MyRide explains why the Nürburgring matters
33 left turns and 40 right ones. You may have heard in car commercials, on enthusiast websites, or your gearhead friends talking about how such-n-such a car was tested at the Nürburgring, posted a best-in-class time at the Nürburgring, or how he or she wishes to travel to Europe to drive the Nürburgring. Maybe you nodded politely, feigning understanding, all while asking yourself, “What the heck is a Nürburgring anyhow?”
It’s a racetrack near the town of Nürburg, Germany...Nürburg-ring, get it? What makes it special is not the part that’s currently used by Formula 1 racecars. No, it’s the older, longer Nordschleife that makes the Nürburgring noteworthy.
Constructed between 1925 and 1927, the original Nürburgring configuration was called the Gesamtstrecke, was 17.5 miles long, and consisted of 174 corners. Over the years, Formula 1 as well as other racing series competed there, with numerous track changes made to accommodate increasing safety standards. However, by 1976, little could be done to improve the original track, and after a fiery crash by Ferrari driver Niki Lauda – in which he was badly burned – Formula 1 abandoned it, and it hasn’t seen major competition since. Today, actual racing occurs on the purpose-built southern end of the track, known as the GP-Streke. Currently, the Formula 1 circuit alternates between this and another racetrack in Hockenheim for the German Grand Prix.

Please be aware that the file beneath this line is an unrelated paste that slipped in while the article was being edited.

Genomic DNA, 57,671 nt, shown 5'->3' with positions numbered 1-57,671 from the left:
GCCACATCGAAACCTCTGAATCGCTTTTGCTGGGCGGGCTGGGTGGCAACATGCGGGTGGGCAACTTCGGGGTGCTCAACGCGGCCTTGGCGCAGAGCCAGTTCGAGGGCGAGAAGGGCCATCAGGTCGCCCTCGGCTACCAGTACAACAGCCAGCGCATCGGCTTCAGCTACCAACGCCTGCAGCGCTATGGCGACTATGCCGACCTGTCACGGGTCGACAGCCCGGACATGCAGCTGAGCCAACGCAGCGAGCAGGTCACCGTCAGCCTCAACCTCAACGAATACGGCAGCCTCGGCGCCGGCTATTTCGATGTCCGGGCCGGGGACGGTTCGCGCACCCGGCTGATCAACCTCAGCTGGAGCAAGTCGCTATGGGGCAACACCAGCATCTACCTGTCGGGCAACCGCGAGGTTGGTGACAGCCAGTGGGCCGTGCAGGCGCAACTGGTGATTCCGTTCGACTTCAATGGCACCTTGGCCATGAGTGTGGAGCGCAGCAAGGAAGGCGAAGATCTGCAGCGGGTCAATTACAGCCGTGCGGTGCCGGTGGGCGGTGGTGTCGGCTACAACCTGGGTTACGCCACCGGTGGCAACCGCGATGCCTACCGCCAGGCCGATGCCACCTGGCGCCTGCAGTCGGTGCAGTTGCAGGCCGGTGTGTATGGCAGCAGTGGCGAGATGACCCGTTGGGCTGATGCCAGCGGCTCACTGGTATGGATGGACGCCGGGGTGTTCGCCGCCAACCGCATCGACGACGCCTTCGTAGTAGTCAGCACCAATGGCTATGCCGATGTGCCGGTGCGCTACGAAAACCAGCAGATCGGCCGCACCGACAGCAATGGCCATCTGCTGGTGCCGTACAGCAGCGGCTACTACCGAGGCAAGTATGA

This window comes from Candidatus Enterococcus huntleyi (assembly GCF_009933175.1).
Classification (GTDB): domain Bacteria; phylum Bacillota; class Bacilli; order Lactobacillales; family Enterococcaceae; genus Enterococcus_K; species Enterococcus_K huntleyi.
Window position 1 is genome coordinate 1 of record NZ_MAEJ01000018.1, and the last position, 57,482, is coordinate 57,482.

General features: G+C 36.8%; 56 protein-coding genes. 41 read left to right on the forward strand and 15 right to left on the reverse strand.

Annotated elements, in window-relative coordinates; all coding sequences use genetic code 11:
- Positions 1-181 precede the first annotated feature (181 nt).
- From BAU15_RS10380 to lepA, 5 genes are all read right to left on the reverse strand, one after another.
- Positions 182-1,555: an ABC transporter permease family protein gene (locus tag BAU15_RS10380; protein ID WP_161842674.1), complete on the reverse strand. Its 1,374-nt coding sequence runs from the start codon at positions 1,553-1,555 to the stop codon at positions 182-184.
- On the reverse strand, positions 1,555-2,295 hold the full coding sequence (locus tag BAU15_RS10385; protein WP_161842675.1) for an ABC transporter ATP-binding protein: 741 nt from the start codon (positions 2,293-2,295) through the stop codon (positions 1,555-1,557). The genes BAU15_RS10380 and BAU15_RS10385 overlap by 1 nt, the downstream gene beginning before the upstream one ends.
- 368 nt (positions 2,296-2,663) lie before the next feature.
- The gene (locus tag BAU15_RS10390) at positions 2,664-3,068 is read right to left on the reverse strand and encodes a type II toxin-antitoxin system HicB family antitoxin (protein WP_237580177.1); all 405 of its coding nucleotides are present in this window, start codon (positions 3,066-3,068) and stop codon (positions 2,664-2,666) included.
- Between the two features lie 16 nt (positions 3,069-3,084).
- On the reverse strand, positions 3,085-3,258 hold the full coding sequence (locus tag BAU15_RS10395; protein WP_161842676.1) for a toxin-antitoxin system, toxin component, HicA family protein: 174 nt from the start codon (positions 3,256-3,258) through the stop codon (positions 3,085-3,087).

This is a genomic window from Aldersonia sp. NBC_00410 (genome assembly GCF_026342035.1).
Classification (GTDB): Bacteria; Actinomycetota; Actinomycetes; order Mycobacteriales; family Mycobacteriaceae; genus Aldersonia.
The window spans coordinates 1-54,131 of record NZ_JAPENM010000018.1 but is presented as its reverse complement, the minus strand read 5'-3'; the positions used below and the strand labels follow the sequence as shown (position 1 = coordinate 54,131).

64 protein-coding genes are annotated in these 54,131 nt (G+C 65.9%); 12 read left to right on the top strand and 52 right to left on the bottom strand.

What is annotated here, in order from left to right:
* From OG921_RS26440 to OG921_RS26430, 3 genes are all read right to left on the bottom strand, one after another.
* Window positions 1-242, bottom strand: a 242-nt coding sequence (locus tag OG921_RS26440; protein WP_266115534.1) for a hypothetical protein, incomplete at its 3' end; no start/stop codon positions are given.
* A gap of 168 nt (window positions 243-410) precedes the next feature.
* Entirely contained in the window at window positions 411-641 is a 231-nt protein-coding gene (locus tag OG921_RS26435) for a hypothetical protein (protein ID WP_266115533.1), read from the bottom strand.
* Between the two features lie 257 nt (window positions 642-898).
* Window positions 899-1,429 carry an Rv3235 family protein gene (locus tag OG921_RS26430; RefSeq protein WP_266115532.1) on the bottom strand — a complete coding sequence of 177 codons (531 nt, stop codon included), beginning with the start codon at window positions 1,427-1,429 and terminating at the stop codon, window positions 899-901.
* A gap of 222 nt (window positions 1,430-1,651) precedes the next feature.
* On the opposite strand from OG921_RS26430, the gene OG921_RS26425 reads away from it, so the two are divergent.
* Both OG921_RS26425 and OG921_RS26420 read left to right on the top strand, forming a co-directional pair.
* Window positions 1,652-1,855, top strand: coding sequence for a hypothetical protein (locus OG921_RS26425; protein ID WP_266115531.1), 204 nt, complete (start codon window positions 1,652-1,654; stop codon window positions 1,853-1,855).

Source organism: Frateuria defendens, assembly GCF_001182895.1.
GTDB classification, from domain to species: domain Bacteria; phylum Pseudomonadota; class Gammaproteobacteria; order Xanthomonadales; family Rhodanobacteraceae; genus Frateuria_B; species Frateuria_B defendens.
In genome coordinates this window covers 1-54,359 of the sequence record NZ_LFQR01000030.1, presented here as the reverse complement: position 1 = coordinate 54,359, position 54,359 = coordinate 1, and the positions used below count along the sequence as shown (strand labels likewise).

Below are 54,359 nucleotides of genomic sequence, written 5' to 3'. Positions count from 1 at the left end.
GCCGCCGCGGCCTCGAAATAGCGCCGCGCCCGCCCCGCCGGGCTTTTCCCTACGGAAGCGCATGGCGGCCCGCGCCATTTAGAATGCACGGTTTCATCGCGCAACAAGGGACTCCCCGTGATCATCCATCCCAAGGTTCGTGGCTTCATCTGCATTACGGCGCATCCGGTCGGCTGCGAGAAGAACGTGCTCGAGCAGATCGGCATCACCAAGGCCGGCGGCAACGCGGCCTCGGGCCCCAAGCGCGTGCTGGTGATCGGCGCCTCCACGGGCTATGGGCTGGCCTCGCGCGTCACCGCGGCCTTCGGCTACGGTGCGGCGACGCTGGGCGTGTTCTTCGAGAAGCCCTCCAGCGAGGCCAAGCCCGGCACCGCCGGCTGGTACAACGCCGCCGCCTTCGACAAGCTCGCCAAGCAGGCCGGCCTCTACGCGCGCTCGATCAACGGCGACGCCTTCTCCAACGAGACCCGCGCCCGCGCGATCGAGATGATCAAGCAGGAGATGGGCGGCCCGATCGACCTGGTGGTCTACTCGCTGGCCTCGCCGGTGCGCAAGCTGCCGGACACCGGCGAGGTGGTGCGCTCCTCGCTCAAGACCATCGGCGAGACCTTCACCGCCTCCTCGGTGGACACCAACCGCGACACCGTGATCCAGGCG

But back to that old track. Sure, the history is interesting, but the best part is that technically, the Nordschleife is a one-way toll road. This means that anybody, in any vehicle, can drive it. The cost is currently 21 euros per lap, with multi-lap passes available. Show up with a road-worthy car – even a camper if it’s street-legal – and do your lap. Note that technically, German road laws apply, so there are speed limits in some areas, passing is only on the left, and if you crash, you pay the costs of any damage you incur, such as replacing dented rails, or even an ambulance whisking you to the hospital.
If you’re unskilled, there’s a pretty good chance you might crash. The reason the Nürburgring is famous is because of the challenge it presents to drivers and cars. The road twists and turns over the mountains, with numerous blind corners, areas where you can get airborne – part of the track is known as the Flugplatz, German for “airport” – plenty of bumps, and very little runoff room if you do happen to lose control. Weather is unpredictable, and it’s not uncommon for the track to be soaking wet.
Manufacturers love testing cars there because it represents, in many eyes, the ultimate test of a vehicle’s handling and power. “Nürburgring tested” is quickly becoming a gold standard for high performance cars. German companies have tested there for years, with Porsche primarily known for evaluating its cars there. In recent years, other manufacturers have taken to testing prototypes at the ‘Ring: Nissan and GM have run cars virtually undisguised in the latter stages of development, both to give the cars a final handling shakedown, a little advance publicity from spy photos, and to give them some street cred when they go on sale.
So what does it all mean? Well, frankly, part of it’s marketing. However, if a car can run lap after hot lap on the Nürburgring and do well, it lends credence to the manufacturer’s claims of superior handling, power and braking. A company’s commitment to test its cars there – such as GM has done recently, even with cars like the Cobalt SS turbo – shows that it’s willing to make an extra effort to produce a superior performance car.